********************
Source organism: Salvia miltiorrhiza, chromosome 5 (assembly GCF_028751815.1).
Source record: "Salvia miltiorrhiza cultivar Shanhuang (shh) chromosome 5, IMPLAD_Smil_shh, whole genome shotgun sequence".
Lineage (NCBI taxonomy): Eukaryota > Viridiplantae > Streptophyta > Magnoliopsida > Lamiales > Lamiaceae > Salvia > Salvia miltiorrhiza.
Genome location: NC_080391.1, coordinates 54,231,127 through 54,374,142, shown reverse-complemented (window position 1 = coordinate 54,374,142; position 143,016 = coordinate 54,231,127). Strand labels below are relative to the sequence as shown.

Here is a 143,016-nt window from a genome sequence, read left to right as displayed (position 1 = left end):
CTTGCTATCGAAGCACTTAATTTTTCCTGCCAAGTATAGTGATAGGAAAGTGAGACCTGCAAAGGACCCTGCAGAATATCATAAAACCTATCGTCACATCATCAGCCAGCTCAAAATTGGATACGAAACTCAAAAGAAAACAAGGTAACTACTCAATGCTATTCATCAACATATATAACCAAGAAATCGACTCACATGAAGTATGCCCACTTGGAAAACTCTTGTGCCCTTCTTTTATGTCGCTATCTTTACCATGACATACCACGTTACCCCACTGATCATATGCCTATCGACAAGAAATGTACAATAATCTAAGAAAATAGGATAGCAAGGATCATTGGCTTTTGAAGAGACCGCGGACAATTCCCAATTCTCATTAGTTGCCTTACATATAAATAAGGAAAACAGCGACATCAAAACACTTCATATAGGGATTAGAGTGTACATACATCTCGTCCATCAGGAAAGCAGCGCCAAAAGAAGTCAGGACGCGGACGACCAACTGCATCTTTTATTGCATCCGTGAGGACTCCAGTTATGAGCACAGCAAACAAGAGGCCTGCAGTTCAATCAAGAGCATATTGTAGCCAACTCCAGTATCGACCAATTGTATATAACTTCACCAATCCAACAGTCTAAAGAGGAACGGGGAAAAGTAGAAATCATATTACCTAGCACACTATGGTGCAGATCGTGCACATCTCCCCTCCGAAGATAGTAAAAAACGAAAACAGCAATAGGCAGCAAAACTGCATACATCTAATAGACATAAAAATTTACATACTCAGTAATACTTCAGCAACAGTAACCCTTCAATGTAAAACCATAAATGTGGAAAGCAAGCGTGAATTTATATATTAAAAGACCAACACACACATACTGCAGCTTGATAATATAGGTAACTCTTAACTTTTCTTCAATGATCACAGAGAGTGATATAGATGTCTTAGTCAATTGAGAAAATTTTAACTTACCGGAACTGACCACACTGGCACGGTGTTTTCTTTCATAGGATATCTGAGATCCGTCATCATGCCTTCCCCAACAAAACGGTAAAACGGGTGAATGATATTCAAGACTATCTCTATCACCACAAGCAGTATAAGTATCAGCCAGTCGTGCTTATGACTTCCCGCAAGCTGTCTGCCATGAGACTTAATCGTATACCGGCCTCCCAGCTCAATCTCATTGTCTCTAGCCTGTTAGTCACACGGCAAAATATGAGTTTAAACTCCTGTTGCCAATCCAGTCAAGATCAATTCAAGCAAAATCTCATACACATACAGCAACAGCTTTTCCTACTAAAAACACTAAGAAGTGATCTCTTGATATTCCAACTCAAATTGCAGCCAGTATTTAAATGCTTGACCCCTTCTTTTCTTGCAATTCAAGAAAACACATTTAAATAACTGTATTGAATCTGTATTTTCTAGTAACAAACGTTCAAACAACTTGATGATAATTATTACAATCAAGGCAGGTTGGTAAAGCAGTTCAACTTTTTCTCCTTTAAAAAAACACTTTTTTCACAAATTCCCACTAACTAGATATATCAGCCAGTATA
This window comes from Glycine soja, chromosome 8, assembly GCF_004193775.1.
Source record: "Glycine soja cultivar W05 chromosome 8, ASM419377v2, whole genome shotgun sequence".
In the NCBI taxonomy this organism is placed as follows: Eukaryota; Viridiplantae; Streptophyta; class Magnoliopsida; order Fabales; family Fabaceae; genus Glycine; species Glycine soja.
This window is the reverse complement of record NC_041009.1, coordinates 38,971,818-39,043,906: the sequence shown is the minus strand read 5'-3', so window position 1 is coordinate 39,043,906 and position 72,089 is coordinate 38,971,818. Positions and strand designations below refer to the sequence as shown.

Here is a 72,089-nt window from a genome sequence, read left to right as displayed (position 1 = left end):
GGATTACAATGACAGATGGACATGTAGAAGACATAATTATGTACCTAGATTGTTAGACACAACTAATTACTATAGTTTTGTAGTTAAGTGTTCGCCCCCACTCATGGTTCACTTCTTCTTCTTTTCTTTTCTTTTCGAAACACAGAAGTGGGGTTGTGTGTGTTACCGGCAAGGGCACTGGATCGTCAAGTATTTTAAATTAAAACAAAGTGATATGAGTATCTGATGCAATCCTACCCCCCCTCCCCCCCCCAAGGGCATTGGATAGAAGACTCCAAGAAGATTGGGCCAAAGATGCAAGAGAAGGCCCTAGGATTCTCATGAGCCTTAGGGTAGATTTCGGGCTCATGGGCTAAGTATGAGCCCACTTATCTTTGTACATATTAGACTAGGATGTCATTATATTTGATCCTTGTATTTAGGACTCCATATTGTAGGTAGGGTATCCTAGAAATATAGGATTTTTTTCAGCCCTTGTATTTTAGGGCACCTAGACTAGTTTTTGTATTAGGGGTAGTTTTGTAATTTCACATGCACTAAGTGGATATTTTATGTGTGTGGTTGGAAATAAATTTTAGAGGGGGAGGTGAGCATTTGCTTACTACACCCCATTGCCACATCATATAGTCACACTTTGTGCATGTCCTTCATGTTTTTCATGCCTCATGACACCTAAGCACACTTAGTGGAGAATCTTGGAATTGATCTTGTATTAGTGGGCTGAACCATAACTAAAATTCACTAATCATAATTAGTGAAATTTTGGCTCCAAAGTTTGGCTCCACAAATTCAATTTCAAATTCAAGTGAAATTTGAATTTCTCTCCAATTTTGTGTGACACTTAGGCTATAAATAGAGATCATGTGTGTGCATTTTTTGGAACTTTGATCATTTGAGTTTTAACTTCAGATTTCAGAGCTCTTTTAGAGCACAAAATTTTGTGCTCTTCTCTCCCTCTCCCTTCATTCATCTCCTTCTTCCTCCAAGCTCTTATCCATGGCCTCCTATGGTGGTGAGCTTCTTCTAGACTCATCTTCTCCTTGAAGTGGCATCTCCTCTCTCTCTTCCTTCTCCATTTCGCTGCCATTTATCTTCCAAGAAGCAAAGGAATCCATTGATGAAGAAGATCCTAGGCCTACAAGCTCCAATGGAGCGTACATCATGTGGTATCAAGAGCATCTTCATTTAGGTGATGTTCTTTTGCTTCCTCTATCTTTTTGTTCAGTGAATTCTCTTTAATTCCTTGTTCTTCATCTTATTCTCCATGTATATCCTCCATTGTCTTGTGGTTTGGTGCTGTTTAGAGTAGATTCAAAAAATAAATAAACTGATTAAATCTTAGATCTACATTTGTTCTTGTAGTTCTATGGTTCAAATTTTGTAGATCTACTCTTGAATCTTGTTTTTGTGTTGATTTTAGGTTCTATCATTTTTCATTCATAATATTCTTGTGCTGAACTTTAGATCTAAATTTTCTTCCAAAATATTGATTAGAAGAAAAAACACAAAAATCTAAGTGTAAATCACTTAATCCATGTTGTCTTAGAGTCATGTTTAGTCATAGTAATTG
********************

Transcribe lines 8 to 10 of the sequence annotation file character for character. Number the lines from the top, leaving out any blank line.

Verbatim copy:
Source record: "Glycine soja cultivar W05 chromosome 8, ASM419377v2, whole genome shotgun sequence".
In the NCBI taxonomy this organism is placed as follows: Eukaryota; Viridiplantae; Streptophyta; class Magnoliopsida; order Fabales; family Fabaceae; genus Glycine; species Glycine soja.
This window is the reverse complement of record NC_041009.1, coordinates 38,971,818-39,043,906: the sequence shown is the minus strand read 5'-3', so window position 1 is coordinate 39,043,906 and position 72,089 is coordinate 38,971,818. Positions and strand designations below refer to the sequence as shown.